Nyssa sylvatica 'Tupelo Tower'



Description

Tupelo Tower Black Gum

Height: 40 feet

Spread: 15 feet

Sunlight: full sun partial shade

Hardiness Zone: 4a

Other Names: Tupelo, Black Tupelo, Sour Gum, Pepperidge

Description:

A beautiful native variety producing foliage that matures to a glossy dark green, then fiery scarlet, orange, and yellow in fall; columnar habit with strong branching; needs moist, organic, acidic soils, intolerant of urban pollution

Ornamental Features

Tupelo Tower Black Gum has forest green foliage throughout the season. The glossy pointy leaves turn outstanding shades of scarlet, orange and yellow in the fall. The flowers are not ornamentally significant. It produces black berries in early fall. The furrowed black bark adds an interesting dimension to the landscape.

Landscape Attributes

Tupelo Tower Black Gum is a deciduous tree with a strong central leader and a narrowly upright and columnar growth habit. Its average texture blends into the landscape, but can be balanced by one or two finer or coarser trees or shrubs for an effective composition.

This is a relatively low maintenance tree, and is best pruned in late winter once the threat of extreme cold has passed. It is a good choice for attracting birds to your yard. It has no significant negative characteristics.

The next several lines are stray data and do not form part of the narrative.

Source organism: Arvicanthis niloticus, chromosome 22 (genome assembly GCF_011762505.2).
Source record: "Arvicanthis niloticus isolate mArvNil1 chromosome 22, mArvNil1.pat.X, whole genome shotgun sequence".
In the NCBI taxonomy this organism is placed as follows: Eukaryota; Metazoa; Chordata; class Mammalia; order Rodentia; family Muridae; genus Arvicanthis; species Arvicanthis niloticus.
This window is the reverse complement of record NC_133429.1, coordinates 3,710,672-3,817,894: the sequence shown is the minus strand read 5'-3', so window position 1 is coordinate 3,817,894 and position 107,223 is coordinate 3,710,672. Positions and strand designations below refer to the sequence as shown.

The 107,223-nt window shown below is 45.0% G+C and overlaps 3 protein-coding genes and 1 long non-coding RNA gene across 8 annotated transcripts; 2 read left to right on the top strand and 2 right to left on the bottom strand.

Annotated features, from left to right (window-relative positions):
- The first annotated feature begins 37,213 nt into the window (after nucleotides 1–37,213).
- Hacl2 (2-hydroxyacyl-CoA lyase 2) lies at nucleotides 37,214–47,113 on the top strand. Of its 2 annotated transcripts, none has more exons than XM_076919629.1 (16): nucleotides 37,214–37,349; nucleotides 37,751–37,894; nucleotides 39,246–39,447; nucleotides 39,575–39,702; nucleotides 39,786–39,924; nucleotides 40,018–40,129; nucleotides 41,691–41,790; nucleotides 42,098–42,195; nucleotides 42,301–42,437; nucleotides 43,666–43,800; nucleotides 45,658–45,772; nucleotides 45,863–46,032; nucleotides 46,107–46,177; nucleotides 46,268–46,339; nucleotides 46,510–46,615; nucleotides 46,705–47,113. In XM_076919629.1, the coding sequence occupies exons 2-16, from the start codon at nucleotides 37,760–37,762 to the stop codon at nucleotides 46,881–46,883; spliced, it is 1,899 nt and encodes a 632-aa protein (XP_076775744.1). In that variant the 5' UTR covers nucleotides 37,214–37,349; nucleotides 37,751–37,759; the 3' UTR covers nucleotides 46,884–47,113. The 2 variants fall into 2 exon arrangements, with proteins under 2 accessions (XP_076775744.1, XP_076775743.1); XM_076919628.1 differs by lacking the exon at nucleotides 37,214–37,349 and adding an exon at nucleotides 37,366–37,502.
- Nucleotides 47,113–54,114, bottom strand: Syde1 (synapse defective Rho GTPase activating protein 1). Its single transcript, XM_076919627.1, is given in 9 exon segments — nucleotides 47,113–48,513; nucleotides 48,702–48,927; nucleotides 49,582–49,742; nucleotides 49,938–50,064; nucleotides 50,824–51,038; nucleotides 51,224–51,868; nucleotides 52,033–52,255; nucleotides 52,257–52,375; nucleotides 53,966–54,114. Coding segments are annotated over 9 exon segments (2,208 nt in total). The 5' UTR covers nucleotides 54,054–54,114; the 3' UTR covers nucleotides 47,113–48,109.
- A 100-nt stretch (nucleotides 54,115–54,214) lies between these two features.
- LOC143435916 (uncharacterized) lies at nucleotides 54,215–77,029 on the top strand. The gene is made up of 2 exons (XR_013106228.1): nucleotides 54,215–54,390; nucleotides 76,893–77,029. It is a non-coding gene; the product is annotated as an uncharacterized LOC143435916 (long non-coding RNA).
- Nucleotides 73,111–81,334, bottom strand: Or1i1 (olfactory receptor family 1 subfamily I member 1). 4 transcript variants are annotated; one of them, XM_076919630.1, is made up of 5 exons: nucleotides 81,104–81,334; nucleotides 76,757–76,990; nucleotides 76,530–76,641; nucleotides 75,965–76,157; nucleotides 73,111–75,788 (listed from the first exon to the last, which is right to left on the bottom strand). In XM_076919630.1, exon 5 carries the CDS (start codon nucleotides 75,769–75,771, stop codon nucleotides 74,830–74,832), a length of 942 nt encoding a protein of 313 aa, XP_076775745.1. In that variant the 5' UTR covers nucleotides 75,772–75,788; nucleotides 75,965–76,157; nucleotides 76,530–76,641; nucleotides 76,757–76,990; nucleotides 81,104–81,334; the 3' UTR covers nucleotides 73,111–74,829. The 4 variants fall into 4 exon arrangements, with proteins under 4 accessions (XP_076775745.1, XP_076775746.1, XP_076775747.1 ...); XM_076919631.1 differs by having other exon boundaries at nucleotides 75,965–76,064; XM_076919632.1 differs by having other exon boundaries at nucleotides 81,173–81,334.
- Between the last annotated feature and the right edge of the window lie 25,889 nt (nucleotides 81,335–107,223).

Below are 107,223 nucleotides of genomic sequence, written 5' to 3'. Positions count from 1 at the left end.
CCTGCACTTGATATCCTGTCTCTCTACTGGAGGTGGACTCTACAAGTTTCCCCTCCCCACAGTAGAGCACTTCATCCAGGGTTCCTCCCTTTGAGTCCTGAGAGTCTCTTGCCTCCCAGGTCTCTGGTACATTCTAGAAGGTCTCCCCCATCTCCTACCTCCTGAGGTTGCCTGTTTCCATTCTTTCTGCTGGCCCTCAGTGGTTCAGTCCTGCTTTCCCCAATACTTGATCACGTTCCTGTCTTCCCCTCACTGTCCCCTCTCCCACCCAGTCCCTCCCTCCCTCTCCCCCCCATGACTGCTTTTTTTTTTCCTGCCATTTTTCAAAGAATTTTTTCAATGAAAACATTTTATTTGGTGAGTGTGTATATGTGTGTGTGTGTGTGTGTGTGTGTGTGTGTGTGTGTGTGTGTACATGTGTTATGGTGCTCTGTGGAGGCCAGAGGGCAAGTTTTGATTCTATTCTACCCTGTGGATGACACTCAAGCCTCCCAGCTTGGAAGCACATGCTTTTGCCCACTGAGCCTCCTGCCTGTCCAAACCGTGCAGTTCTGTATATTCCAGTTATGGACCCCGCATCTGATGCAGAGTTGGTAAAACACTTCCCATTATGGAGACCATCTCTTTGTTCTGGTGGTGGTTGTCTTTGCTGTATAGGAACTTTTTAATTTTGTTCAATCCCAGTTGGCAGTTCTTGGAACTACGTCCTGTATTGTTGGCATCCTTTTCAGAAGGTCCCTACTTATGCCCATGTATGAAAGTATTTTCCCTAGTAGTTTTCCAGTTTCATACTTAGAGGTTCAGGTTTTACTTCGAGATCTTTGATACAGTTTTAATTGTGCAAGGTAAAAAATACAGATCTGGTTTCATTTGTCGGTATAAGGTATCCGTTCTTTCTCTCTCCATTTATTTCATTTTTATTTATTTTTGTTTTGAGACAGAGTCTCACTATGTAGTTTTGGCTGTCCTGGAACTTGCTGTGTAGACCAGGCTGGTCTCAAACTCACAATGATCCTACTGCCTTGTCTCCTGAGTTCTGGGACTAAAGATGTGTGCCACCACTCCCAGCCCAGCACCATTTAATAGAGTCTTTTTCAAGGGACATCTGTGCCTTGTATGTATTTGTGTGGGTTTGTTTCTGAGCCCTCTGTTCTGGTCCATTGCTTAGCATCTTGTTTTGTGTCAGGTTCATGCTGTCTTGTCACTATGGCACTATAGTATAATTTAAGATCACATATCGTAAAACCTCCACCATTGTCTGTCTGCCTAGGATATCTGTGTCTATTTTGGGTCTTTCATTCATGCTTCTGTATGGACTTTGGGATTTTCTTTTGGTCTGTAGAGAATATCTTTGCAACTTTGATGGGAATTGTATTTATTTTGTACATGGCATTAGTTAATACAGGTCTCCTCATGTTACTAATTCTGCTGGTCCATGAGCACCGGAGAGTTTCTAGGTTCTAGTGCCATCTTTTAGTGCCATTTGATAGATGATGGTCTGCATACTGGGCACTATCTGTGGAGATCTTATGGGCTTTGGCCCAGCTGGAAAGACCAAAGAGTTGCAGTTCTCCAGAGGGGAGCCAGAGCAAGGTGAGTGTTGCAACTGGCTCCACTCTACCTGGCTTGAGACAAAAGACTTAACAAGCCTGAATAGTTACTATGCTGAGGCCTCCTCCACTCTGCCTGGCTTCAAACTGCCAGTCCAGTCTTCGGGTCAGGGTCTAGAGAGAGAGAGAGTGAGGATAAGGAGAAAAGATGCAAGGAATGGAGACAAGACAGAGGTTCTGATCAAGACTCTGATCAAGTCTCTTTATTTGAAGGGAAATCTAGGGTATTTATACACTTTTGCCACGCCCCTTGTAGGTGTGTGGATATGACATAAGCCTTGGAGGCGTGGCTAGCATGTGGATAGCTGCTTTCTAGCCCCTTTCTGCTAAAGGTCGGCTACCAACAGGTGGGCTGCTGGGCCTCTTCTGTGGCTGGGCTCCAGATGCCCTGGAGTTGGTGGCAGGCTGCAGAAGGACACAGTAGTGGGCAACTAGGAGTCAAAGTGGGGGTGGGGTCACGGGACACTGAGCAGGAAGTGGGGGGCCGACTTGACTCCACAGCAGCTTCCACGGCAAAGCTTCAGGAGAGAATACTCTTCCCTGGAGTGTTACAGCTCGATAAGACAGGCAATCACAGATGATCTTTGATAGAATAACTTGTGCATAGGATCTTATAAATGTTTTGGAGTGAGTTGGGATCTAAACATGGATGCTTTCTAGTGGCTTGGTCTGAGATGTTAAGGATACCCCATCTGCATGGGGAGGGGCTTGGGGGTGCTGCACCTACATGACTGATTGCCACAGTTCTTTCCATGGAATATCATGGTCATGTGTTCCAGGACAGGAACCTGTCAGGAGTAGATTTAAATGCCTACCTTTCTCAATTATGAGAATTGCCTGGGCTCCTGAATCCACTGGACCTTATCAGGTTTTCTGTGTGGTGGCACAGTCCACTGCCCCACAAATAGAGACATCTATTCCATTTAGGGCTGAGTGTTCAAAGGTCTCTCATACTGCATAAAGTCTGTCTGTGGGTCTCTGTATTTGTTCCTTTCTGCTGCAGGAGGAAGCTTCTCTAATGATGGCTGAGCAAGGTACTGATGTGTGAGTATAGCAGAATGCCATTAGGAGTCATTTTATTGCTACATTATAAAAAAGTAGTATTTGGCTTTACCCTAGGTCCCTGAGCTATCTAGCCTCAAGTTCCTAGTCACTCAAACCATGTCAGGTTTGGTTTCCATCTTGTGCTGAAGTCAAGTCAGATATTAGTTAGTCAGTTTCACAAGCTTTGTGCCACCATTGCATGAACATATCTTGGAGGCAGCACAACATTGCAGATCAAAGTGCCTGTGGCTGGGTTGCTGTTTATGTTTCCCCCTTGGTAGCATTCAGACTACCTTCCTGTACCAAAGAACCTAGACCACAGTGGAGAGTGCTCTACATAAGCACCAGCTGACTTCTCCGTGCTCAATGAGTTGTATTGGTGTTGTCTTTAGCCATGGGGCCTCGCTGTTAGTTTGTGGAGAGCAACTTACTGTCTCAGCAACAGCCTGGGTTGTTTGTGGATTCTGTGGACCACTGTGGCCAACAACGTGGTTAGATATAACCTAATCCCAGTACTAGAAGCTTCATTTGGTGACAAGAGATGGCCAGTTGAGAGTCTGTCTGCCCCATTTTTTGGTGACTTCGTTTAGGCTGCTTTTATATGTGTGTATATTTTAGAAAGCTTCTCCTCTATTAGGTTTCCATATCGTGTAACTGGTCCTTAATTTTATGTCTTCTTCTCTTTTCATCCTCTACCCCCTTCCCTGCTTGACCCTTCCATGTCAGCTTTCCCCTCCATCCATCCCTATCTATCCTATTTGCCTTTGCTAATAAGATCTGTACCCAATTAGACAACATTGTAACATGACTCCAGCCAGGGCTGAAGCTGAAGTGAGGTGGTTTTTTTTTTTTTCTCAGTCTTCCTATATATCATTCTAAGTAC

Tupelo Tower Black Gum is recommended for the following landscape applications;

Accent
Shade
Vertical Accent
Planting & Growing

Tupelo Tower Black Gum will grow to be about 40 feet tall at maturity, with a spread of 15 feet. It has a low canopy with a typical clearance of 3 feet from the ground, and should not be planted underneath power lines. It grows at a medium rate, and under ideal conditions can be expected to live for 70 years or more.

This tree does best in full sun to partial shade. It does best in average to evenly moist conditions, but will not tolerate standing water. It is very fussy about its soil conditions and must have rich, acidic soils to ensure success, and is subject to chlorosis (yellowing) of the leaves in alkaline soils. It is quite intolerant of urban pollution, therefore inner city or urban streetside plantings are best avoided, and will benefit from being planted in a relatively sheltered location. Consider applying a thick mulch around the root zone in winter to protect it in exposed locations or colder microclimates. This is a selection of a native North American species.